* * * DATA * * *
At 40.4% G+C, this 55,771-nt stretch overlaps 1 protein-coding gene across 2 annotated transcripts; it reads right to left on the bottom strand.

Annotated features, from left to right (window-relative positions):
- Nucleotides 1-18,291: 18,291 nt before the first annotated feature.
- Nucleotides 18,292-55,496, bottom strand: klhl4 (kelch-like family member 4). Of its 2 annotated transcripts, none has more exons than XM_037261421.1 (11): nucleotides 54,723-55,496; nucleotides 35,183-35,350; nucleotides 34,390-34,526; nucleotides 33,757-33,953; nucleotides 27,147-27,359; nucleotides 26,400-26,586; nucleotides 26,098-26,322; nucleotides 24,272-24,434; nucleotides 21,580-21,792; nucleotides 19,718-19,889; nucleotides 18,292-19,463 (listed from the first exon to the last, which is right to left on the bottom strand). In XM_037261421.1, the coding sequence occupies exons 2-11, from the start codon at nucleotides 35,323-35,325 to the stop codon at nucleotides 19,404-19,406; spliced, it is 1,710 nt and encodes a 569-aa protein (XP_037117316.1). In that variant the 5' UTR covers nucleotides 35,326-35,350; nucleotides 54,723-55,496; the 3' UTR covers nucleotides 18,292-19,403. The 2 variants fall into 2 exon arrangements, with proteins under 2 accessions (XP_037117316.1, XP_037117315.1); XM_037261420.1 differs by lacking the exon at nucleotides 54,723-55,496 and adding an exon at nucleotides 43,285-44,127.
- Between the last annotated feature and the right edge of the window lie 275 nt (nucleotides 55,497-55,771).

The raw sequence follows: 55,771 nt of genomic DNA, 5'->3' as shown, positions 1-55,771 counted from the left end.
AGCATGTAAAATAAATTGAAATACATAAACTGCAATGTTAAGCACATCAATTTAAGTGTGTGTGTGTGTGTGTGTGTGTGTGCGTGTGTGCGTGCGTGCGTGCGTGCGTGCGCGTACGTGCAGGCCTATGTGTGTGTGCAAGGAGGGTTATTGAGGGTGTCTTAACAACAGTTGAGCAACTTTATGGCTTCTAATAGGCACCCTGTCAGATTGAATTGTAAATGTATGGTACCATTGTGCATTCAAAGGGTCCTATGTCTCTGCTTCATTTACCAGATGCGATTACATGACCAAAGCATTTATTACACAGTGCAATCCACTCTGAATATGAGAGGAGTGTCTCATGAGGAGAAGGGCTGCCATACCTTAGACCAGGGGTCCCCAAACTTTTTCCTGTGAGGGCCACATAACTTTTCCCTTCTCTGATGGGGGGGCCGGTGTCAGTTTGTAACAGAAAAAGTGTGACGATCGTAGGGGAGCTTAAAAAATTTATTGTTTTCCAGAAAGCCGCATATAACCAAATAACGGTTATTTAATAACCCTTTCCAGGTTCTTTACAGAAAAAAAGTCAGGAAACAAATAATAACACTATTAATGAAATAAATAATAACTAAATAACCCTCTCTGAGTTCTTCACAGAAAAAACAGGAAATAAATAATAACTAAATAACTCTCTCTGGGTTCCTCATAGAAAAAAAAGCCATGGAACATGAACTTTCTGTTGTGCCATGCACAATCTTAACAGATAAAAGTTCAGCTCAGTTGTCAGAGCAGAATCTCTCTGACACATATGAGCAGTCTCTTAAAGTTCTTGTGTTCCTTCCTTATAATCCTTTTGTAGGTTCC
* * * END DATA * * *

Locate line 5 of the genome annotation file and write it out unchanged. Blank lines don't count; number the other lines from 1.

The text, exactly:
- Between the last annotated feature and the right edge of the window lie 275 nt (nucleotides 55,497-55,771).